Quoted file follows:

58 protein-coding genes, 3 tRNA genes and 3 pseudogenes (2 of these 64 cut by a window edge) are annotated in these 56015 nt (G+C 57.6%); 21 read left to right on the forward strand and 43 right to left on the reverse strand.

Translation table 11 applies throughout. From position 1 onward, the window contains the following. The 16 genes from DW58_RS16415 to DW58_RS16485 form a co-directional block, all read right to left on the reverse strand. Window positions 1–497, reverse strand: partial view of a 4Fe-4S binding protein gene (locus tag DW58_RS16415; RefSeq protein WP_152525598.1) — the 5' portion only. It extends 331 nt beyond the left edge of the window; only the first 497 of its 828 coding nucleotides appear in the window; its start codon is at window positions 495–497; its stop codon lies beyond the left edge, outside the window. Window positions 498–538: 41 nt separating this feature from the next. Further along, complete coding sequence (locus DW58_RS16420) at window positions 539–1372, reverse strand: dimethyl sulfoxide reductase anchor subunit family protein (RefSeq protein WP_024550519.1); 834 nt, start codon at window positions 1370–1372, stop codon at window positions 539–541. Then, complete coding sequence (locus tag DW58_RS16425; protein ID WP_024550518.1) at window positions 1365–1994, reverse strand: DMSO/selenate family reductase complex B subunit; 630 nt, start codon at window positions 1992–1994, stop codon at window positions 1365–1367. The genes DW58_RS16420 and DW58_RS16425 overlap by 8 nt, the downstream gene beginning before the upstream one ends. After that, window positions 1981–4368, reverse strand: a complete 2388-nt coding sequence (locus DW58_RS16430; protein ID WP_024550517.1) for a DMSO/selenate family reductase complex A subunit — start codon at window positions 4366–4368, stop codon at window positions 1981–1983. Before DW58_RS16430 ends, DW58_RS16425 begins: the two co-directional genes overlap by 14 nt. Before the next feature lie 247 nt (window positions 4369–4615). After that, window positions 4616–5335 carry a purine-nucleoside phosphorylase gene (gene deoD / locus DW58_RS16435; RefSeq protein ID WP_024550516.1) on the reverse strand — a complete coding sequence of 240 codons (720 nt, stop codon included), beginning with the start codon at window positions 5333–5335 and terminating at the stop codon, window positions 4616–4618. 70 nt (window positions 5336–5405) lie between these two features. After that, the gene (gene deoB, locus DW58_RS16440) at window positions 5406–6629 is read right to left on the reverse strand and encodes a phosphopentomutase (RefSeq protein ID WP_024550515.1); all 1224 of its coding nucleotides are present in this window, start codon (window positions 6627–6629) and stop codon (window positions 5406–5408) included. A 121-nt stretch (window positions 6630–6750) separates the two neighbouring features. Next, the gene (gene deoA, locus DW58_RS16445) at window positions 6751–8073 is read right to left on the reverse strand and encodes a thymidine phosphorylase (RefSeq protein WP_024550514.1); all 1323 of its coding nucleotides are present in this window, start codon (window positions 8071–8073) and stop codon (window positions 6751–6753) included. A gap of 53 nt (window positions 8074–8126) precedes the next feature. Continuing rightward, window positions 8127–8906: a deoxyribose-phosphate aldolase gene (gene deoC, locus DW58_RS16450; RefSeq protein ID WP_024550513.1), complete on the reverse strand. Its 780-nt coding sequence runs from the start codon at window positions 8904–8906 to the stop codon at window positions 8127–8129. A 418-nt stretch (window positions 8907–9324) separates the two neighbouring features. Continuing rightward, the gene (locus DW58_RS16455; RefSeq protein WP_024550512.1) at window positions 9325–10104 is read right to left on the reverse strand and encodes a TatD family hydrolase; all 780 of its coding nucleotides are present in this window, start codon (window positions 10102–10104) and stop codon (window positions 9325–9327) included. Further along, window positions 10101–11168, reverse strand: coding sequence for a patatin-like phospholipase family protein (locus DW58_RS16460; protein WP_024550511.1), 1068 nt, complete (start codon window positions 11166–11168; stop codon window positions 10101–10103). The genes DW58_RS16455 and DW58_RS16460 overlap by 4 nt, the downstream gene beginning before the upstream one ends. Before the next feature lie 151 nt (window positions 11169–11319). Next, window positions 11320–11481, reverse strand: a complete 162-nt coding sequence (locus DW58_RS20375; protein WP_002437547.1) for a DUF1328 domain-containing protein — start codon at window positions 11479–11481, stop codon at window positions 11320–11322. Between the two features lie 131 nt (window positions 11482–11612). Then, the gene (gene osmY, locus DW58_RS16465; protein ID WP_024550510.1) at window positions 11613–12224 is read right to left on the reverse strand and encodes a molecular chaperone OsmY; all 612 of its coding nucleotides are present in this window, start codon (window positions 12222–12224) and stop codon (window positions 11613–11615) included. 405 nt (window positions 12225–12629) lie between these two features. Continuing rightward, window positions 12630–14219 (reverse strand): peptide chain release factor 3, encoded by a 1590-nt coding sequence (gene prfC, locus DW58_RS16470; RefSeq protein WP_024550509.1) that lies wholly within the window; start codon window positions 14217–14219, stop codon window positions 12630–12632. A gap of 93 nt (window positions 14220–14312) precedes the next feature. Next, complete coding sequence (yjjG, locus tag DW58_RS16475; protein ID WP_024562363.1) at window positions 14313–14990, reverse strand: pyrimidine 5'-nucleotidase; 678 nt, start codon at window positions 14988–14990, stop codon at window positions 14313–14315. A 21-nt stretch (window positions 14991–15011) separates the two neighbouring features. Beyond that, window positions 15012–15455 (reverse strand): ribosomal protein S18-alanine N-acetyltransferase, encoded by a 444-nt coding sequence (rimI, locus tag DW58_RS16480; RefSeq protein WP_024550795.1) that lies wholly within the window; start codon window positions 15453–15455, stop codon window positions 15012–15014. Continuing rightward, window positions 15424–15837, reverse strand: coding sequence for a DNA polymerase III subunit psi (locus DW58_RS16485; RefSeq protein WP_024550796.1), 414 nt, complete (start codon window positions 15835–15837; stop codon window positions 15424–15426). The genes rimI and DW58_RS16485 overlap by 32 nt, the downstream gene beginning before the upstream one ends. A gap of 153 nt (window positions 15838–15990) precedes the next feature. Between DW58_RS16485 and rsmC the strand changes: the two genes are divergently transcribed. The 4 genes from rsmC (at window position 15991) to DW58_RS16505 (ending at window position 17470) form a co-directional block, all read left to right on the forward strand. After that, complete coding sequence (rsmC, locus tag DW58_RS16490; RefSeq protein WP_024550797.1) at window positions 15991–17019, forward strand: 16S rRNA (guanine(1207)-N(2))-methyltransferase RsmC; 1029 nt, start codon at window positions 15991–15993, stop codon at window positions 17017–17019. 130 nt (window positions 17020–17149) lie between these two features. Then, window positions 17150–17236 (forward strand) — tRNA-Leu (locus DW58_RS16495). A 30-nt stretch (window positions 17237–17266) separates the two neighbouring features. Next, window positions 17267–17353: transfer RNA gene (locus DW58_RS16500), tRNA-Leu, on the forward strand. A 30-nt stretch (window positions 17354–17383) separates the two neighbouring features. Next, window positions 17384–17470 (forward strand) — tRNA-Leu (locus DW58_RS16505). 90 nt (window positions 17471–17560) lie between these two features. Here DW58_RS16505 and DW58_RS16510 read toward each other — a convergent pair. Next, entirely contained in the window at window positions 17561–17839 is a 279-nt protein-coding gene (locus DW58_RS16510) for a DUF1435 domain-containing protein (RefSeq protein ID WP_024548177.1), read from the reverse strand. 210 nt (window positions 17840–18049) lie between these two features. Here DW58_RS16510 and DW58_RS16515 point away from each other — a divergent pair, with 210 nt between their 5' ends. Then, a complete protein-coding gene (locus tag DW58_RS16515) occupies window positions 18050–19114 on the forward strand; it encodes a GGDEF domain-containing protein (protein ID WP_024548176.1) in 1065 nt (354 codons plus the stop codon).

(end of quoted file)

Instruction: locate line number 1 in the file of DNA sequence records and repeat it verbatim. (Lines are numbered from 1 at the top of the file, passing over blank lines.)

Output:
58 protein-coding genes, 3 tRNA genes and 3 pseudogenes (2 of these 64 cut by a window edge) are annotated in these 56015 nt (G+C 57.6%); 21 read left to right on the forward strand and 43 right to left on the reverse strand.